Compassion Is Part of Treatment
For most of us, dental work is not at the top of our wish list. But for patients treated by Dr. Ihab Mansoure through Yad Sarah, a visit from the dentist could just be their greatest wish.
Mansoure, 56, who specializes in geriatric dentistry, attends patients throughout the southern region of Israel, from Be’er Sheva to Ofakim, Ashdod to Arad. But she doesn’t have an office — she brings the office to her patients.
A Christian-Israeli Arab from the old city of Akko, Mansoure performs critical dental work on the homebound on behalf of Israel’s well-known health and humans services organization. With her massive army-grade gray suitcase, her Romanian driver, British dispatcher and Russian dental hygienist, she shleps around the largest region of Israel with her mobile dental clinic. She has extensive equipment, from X-rays to drills, and can perform a vast array of procedures in-home, except for oral surgery. A dental MacGyver, she never says no to a patient in need, even if she has to rig a supportive procedure-ready chair out of a broom and a couch cushion.
She estimates about 99 percent of her patients are elderly, an often forgotten or neglected demographic. With an otherworldly empathy, Mansoure doesn’t treat only her patients’ mouths, she treats their overall condition.
She recounted some of the challenges she has experienced firsthand in watching her parents age. “I remember the first time I had to put my father’s socks on, he cried,” she said. “He didn’t say anything. He just cried.”
She intimately understands that her patients are struggling to accept their limited independence and myriad of health issues. She knows that this respectful understanding is the key to her success. As she says, “It starts from the mental state. If the head and heart don’t accept you, they won’t accept your help and treatment.”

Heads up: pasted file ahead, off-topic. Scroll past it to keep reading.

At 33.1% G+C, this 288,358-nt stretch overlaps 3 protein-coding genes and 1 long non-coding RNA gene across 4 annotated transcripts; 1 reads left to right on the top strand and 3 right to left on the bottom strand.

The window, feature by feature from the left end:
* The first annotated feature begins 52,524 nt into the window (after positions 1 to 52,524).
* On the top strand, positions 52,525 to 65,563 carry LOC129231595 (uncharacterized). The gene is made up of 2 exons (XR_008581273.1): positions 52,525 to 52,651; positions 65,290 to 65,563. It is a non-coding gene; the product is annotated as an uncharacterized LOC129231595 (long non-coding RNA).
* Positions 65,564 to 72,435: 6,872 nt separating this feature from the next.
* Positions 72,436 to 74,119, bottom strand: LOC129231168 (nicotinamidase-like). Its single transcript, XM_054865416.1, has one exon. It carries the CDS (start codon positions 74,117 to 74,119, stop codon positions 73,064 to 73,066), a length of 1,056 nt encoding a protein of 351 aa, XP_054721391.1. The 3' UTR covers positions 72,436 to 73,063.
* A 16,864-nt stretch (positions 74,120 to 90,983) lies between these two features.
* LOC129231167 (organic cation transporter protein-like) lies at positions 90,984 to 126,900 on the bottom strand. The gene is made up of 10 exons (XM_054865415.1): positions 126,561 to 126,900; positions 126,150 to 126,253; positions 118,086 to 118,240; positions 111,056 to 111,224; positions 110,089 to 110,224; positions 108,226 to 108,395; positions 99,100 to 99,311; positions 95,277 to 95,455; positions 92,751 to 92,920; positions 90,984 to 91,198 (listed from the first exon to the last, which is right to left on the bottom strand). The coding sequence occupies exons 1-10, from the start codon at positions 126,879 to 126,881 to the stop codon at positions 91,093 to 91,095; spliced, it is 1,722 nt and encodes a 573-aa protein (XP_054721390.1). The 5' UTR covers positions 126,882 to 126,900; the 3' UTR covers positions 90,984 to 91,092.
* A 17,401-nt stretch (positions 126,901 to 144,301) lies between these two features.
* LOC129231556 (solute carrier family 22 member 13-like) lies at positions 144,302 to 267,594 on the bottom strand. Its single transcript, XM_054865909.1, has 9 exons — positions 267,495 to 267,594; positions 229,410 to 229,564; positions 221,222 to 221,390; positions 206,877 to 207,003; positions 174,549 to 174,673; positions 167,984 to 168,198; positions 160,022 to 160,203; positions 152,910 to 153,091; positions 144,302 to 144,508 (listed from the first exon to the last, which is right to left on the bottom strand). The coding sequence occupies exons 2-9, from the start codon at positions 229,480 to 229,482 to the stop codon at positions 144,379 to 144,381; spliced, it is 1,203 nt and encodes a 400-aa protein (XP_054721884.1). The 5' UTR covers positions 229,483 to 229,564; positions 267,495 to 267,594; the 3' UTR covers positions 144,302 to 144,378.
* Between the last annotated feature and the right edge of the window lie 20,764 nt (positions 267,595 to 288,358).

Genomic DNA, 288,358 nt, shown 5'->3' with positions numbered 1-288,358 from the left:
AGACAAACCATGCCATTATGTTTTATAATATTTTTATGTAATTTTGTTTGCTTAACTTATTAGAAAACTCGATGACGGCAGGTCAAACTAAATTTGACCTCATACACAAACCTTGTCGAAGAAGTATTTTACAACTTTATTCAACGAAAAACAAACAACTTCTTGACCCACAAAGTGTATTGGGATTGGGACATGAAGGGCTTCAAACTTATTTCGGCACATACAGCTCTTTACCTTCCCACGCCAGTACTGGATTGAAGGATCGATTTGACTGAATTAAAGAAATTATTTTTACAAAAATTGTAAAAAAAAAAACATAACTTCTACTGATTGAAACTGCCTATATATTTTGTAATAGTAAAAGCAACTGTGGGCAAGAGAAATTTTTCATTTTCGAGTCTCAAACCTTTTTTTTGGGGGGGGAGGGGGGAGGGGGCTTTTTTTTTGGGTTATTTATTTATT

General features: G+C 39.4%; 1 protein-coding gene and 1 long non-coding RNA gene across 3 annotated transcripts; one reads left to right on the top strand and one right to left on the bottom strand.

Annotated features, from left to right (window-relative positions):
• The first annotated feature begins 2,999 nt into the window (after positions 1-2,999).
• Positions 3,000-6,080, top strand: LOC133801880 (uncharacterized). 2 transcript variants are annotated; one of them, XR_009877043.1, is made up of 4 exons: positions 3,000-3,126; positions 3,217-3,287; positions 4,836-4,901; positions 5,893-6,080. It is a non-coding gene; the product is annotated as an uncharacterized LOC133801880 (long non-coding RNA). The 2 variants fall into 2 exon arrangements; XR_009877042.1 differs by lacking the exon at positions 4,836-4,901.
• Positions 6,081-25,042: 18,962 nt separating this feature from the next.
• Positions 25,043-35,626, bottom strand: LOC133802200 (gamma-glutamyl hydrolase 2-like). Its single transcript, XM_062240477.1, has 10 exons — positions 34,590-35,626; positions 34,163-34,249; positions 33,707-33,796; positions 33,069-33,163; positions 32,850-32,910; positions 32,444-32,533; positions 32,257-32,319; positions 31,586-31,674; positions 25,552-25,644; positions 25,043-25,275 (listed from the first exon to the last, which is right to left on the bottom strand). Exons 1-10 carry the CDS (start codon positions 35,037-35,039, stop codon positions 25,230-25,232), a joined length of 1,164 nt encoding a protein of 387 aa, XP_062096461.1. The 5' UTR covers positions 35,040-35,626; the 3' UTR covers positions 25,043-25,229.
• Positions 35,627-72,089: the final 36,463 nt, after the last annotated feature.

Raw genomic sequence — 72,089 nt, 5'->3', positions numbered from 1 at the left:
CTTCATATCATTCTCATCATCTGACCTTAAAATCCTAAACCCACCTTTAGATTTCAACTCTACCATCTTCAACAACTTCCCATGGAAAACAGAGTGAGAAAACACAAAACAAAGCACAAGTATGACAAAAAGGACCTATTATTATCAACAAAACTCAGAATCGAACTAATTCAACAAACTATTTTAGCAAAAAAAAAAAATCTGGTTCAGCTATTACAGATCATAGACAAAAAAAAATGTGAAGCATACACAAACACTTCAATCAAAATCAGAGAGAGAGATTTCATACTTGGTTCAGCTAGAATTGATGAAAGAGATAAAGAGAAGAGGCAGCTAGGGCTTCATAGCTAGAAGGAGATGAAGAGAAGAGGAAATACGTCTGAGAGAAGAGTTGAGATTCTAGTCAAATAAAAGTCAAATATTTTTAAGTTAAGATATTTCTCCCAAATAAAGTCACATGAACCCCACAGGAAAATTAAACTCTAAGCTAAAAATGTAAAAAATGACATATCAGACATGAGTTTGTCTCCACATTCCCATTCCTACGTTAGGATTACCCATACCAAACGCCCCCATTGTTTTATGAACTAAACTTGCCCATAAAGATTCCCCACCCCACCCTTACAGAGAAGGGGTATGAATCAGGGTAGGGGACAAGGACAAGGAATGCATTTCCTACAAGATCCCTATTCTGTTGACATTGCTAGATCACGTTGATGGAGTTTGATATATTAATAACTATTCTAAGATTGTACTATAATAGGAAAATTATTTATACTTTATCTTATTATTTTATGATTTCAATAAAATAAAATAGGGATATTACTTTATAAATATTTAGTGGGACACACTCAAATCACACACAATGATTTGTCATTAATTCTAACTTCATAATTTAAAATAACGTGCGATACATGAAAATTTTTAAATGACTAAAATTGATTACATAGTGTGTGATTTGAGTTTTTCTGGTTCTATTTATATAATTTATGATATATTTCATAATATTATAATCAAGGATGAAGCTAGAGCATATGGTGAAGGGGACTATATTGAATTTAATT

“I always said, if every person gives a little, everything would be totally different.”— Ihab Mansoure
So how does a Christian-Arab female dentist from Akko who studied in Romania end up working for Israel’s premier health and welfare nonprofit in Be’er Sheva? She listened to the radio and to her heart. Fresh out of dental school, Mansoure was driving from Akko to Jerusalem when she heard the ad that would change her life. Yad Sarah, well known for its rehabilitation services, was opening a new dental services initiative and looking for volunteers. She called immediately, and for more than 20 years has been an integral part of the Yad Sarah dental program.
Mansoure started with Yad Sarah as a volunteer. One day a week, she would close her dental clinic in Rahad, a Bedouin town near Be’er Sheva with a population of 70,000, and jump in her Yad Sarah mobile clinic and serve patients throughout the south. After 10 years as a volunteer, she joined the organization full time. Today, she spends three days a week based in Be’er Sheva traveling around the south, two days at the Yad Sarah dental clinic in Jerusalem and her weekends at home in Akko.
Compassion, healing and volunteerism are obvious to her, an innate and significant component of her being. Mansoure repeats her life’s mantra: “I always said, if every person gives a little, everything would be totally different.” Yad Sarah is the last stop for those navigating services in Israel’s health care sector. Mansoure knows these are the people she is meant to serve: “I grew up in a house that emphasized the interplay of whomever haves versus whomever needs.”
As Mansoure recounts story after story of the special patients she has met along the way, one can start to feel a bit of what it must be like to be visited by this angel of healing. The respect she has for each individual, the empathy for each situation, and the care and compassion to solve someone’s problems is something that can’t be taught in dental school. Beyond the white lab coat and dental drill is a sensitive woman who looks you in the eye and listens to your soul. Mansoure is the rare dentist who patients look forward to seeing again and again.